Senator BENNETT. Have you ever had a doctor confer with you?
Dr. McCRARY. Yes, sir.

Senator BENNETT. Do you know whether he was disciplined for that conferring?

Dr. McCRARY. No, I do not. My personal relations on a community basis with physicians is quite good, but this apparently in some areas it is my understanding that there is practically no interprofessional relationship due to this resolution.

Senator BENNETT. It isn't nationwide and it isn't automatic.
This punishment or disciplne is neither nationwide nor automatic?

Dr. McCRARY. It is not automatic, I don't think. It is my understanding that this was a resolution adopted by the AMA house of delegates. Therefore it probably is nationwide.

Senator BENNETT. Do you have the text of the resolution ?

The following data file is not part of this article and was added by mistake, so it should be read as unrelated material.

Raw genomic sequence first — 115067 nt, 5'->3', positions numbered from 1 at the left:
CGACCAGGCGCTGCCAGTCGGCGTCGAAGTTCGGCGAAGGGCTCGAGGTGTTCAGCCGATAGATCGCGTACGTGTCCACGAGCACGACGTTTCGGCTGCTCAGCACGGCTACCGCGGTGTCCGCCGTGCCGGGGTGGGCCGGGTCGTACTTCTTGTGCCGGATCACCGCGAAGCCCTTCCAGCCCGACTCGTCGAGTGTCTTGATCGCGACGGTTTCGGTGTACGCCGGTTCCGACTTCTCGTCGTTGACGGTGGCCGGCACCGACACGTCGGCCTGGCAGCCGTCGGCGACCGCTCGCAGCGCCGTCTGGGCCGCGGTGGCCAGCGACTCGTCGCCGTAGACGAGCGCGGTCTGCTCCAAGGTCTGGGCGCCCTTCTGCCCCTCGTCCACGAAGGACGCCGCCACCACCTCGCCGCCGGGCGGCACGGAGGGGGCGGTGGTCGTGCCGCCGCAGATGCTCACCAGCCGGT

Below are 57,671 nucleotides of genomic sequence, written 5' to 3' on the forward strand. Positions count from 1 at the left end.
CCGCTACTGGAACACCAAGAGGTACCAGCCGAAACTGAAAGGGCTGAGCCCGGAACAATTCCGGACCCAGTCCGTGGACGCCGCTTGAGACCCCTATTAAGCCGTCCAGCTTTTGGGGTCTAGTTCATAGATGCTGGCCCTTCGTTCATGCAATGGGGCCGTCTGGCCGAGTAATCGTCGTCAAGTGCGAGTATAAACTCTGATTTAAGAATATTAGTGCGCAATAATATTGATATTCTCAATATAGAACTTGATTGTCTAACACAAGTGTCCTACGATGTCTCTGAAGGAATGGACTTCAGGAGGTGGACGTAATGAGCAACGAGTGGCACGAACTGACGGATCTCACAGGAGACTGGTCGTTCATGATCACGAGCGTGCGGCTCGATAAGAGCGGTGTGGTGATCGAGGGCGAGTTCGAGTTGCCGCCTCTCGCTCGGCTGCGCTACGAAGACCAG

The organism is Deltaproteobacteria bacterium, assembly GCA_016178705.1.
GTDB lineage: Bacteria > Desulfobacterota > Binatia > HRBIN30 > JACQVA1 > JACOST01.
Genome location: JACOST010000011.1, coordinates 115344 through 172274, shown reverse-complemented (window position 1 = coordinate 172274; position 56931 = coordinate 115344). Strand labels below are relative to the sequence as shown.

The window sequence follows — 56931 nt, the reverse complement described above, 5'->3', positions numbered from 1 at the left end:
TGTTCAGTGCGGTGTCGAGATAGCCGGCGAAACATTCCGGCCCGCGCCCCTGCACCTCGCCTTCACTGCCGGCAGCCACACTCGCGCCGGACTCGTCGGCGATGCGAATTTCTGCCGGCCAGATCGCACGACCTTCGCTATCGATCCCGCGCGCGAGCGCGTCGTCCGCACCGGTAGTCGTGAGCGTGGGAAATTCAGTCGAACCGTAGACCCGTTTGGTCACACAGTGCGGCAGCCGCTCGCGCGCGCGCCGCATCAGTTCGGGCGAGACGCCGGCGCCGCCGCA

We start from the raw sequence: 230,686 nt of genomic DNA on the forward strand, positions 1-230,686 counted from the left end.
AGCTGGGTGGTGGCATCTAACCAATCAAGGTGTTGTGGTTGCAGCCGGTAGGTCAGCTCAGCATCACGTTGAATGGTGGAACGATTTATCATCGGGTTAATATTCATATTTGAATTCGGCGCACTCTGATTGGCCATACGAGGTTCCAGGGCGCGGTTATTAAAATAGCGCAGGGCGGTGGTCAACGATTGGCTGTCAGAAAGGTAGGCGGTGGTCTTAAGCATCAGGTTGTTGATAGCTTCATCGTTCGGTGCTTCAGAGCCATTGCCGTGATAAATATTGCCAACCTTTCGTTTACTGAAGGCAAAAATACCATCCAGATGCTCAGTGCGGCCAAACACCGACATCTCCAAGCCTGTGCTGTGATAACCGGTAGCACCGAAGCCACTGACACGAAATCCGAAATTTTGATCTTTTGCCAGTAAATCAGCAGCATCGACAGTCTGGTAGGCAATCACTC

Dr. McCRARY. No, sir, but I will be happy to furnish it to the committee.

(The resolution referred to follows:)

RESOLUTION 77 OF THE AMERICAN MEDICAL ASSOCIATION, ADOPTED BY THE HOUSE

OF DELEGATES IN ATLANTIC CITY, JUNE 1955 Resolved, That it is unethical for any doctor of medicine to teach in any school or college of optometry, or to lecture to any optometric organization, or to contribute scientific material to the optometric literature, or in any way to impart technical medical knowledge to nonmedical practitioners.

Senator DOUGLAS. Well, such advice as you get is bootleg advice, is it not, that is it is advice which they offer you contrary to the declaration of the AMA.

Dr. McCRARY. Yes, sir, I would say that is correct.
The CHAIRMAN. Any further questions?

Dr. McCRARY. If I may continue, sir. We would like to recommend that the beneficiaries of the program regardless of the form it takes, be accorded the freedom of choice of any practitioner duly licensed by the State to render the service to which the individual is entitled. We know only too well from past experience that an express mandate by Congress to this effect is indispensable if the individual is to possess this right.